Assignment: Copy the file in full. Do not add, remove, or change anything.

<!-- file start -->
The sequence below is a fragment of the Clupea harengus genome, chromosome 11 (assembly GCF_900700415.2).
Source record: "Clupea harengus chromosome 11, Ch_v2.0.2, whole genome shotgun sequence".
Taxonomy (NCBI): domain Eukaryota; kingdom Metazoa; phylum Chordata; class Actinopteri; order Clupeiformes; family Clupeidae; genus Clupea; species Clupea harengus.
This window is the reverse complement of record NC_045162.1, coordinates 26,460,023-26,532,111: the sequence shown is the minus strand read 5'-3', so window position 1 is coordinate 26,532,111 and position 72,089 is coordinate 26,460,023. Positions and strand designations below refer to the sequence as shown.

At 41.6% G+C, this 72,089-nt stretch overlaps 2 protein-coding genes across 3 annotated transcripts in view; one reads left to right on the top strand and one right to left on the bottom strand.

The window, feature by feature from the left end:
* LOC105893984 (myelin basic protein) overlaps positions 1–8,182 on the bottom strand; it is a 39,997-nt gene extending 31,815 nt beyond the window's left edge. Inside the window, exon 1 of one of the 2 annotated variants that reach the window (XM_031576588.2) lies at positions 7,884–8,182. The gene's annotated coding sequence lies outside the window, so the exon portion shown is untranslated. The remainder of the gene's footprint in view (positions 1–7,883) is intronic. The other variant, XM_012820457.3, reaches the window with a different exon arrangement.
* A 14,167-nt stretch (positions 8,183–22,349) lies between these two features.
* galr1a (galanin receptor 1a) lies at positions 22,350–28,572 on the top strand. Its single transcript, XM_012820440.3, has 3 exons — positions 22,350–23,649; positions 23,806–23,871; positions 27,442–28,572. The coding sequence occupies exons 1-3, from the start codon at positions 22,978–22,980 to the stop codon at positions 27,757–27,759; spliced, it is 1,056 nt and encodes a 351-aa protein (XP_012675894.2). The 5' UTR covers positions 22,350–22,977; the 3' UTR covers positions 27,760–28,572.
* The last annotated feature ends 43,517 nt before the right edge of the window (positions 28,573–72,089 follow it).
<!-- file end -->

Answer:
The sequence below is a fragment of the Clupea harengus genome, chromosome 11 (assembly GCF_900700415.2).
Source record: "Clupea harengus chromosome 11, Ch_v2.0.2, whole genome shotgun sequence".
Taxonomy (NCBI): domain Eukaryota; kingdom Metazoa; phylum Chordata; class Actinopteri; order Clupeiformes; family Clupeidae; genus Clupea; species Clupea harengus.
This window is the reverse complement of record NC_045162.1, coordinates 26,460,023-26,532,111: the sequence shown is the minus strand read 5'-3', so window position 1 is coordinate 26,532,111 and position 72,089 is coordinate 26,460,023. Positions and strand designations below refer to the sequence as shown.

At 41.6% G+C, this 72,089-nt stretch overlaps 2 protein-coding genes across 3 annotated transcripts in view; one reads left to right on the top strand and one right to left on the bottom strand.

The window, feature by feature from the left end:
* LOC105893984 (myelin basic protein) overlaps positions 1–8,182 on the bottom strand; it is a 39,997-nt gene extending 31,815 nt beyond the window's left edge. Inside the window, exon 1 of one of the 2 annotated variants that reach the window (XM_031576588.2) lies at positions 7,884–8,182. The gene's annotated coding sequence lies outside the window, so the exon portion shown is untranslated. The remainder of the gene's footprint in view (positions 1–7,883) is intronic. The other variant, XM_012820457.3, reaches the window with a different exon arrangement.
* A 14,167-nt stretch (positions 8,183–22,349) lies between these two features.
* galr1a (galanin receptor 1a) lies at positions 22,350–28,572 on the top strand. Its single transcript, XM_012820440.3, has 3 exons — positions 22,350–23,649; positions 23,806–23,871; positions 27,442–28,572. The coding sequence occupies exons 1-3, from the start codon at positions 22,978–22,980 to the stop codon at positions 27,757–27,759; spliced, it is 1,056 nt and encodes a 351-aa protein (XP_012675894.2). The 5' UTR covers positions 22,350–22,977; the 3' UTR covers positions 27,760–28,572.
* The last annotated feature ends 43,517 nt before the right edge of the window (positions 28,573–72,089 follow it).